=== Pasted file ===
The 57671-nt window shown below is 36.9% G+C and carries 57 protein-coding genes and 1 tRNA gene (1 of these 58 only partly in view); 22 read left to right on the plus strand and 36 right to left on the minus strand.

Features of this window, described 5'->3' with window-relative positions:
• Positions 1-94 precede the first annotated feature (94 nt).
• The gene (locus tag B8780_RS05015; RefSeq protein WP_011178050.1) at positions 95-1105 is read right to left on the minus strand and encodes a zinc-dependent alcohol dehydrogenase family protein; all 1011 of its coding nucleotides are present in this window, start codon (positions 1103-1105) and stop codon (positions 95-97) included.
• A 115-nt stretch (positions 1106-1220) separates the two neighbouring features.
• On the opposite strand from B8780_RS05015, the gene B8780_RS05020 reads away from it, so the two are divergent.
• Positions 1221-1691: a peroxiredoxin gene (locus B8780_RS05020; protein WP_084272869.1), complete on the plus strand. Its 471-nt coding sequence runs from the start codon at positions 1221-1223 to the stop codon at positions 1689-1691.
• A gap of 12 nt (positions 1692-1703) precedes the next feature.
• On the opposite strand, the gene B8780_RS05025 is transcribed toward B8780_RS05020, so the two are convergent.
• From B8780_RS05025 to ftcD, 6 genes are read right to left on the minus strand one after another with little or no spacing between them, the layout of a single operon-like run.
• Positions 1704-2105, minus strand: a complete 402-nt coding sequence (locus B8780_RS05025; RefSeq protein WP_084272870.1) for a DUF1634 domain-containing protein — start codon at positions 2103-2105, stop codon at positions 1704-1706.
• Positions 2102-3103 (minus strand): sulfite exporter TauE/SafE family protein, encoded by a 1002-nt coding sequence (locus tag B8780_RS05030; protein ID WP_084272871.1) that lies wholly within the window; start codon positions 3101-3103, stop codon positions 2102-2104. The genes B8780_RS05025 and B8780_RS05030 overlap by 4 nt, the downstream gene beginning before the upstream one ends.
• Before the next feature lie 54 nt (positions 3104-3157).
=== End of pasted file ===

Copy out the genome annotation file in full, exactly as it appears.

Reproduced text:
The 57671-nt window shown below is 36.9% G+C and carries 57 protein-coding genes and 1 tRNA gene (1 of these 58 only partly in view); 22 read left to right on the plus strand and 36 right to left on the minus strand.

Features of this window, described 5'->3' with window-relative positions:
• Positions 1-94 precede the first annotated feature (94 nt).
• The gene (locus tag B8780_RS05015; RefSeq protein WP_011178050.1) at positions 95-1105 is read right to left on the minus strand and encodes a zinc-dependent alcohol dehydrogenase family protein; all 1011 of its coding nucleotides are present in this window, start codon (positions 1103-1105) and stop codon (positions 95-97) included.
• A 115-nt stretch (positions 1106-1220) separates the two neighbouring features.
• On the opposite strand from B8780_RS05015, the gene B8780_RS05020 reads away from it, so the two are divergent.
• Positions 1221-1691: a peroxiredoxin gene (locus B8780_RS05020; protein WP_084272869.1), complete on the plus strand. Its 471-nt coding sequence runs from the start codon at positions 1221-1223 to the stop codon at positions 1689-1691.
• A gap of 12 nt (positions 1692-1703) precedes the next feature.
• On the opposite strand, the gene B8780_RS05025 is transcribed toward B8780_RS05020, so the two are convergent.
• From B8780_RS05025 to ftcD, 6 genes are read right to left on the minus strand one after another with little or no spacing between them, the layout of a single operon-like run.
• Positions 1704-2105, minus strand: a complete 402-nt coding sequence (locus B8780_RS05025; RefSeq protein WP_084272870.1) for a DUF1634 domain-containing protein — start codon at positions 2103-2105, stop codon at positions 1704-1706.
• Positions 2102-3103 (minus strand): sulfite exporter TauE/SafE family protein, encoded by a 1002-nt coding sequence (locus tag B8780_RS05030; protein ID WP_084272871.1) that lies wholly within the window; start codon positions 3101-3103, stop codon positions 2102-2104. The genes B8780_RS05025 and B8780_RS05030 overlap by 4 nt, the downstream gene beginning before the upstream one ends.
• Before the next feature lie 54 nt (positions 3104-3157).